Removing the coolant and chips from the machine's bed was the difficult part and took me a while to figure out how to do it. Since this is an older machine, it doesn't have as many fancy features, like an access panel or easily accessible hatches to perform coolant maintenance. So I was subjected to crawling on my knees with an outstretched am and a wide range of long objects to push as much of the grit toward me. 

I eventually cobbled together a method of using a long reach chip scooper to bring the bulk of the junk toward me, then using an (I am ashamed for this) t-square to get the chips from the very back out. I then took advantage of many old shop towels, which I used to suck up as much of the remaining liquid until it was fairly dry. Finally, I used a mop-like cleaner to pull the last remaining sludge from the back corners that the other tools couldn't reach. 

Once the underside was as clean as it could be without investing a ton more time, I poured the new coolant into the machine. Finding the right ratio of coolant to water was the difficult part, and I'm shocked the company doesn't have the ratio printed on the side of the bucket. But after doing a bit of research, I found the correct coolant-to-water ratio (4-10%) and eyeballed each bucket. When there were only 5 gallons left to go, I used a refractometer (a tool that measures the water content in liquids) and measured my new coolant against what was recommended, and I felt right inside the gate of 6.4-12.0%.

There aren't many great resources out there that explain how the coolant ratio work, so I had to jump around to several sites to get the gist of it. From what I understand, each coolant type has its own ratio, but many are very similar and don't need to be spot on. Plus, over time, the water evaporates, so the coolant becomes more concentrated. When you add more to the machine, you have to keep adding less and less coolant per bucket so you can compensate for the concentrate.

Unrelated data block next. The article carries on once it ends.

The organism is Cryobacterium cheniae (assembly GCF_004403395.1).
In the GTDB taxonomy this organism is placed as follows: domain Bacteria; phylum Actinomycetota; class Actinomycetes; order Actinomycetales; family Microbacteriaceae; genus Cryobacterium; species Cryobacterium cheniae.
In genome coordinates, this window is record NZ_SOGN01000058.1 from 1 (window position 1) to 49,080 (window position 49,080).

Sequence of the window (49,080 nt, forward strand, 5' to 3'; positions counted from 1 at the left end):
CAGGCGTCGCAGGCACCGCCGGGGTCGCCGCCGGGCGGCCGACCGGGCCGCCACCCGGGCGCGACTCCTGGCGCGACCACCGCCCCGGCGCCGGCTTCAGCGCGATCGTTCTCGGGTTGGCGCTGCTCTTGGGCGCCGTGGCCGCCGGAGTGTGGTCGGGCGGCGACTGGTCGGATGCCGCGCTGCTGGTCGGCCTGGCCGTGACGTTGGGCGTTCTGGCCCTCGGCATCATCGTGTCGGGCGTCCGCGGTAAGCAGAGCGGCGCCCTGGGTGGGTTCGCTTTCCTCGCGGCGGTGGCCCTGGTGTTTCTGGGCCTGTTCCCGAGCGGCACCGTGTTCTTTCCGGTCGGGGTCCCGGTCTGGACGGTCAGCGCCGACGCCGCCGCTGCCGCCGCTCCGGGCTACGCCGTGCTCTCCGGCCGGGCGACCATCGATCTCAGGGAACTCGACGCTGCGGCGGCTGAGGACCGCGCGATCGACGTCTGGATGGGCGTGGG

Machinist Apprentice | Deep Machine Cleaning | Day 160

Today I got to do the thing I've been dying to do since I got in the shop (mild sarcasm), which is cleaning out the coolant and chips from the Haas minimill!

We just got a couple of jobs to come in that require precise machining requirements due to the part's use. I believe it's got something to do with nuclear prototyping, and so many variables have to be removed when working in that environment. Because of this, the coolant being used on these parts cannot have touched any other metals except that which it is milling.

Since we've made copper and steel parts in the machine, it meant that I had to clear everything out and remove the old chips and coolant and replace it with new stuff. It was a little bit of a daunting task at first, just because there are so many nooks and crannies in the machine that would be super difficult to remove with the tools at hand. This machine is the only one that doesn't have an external hose hooked up to it, so I just extended the host on the machine and manually washed it out.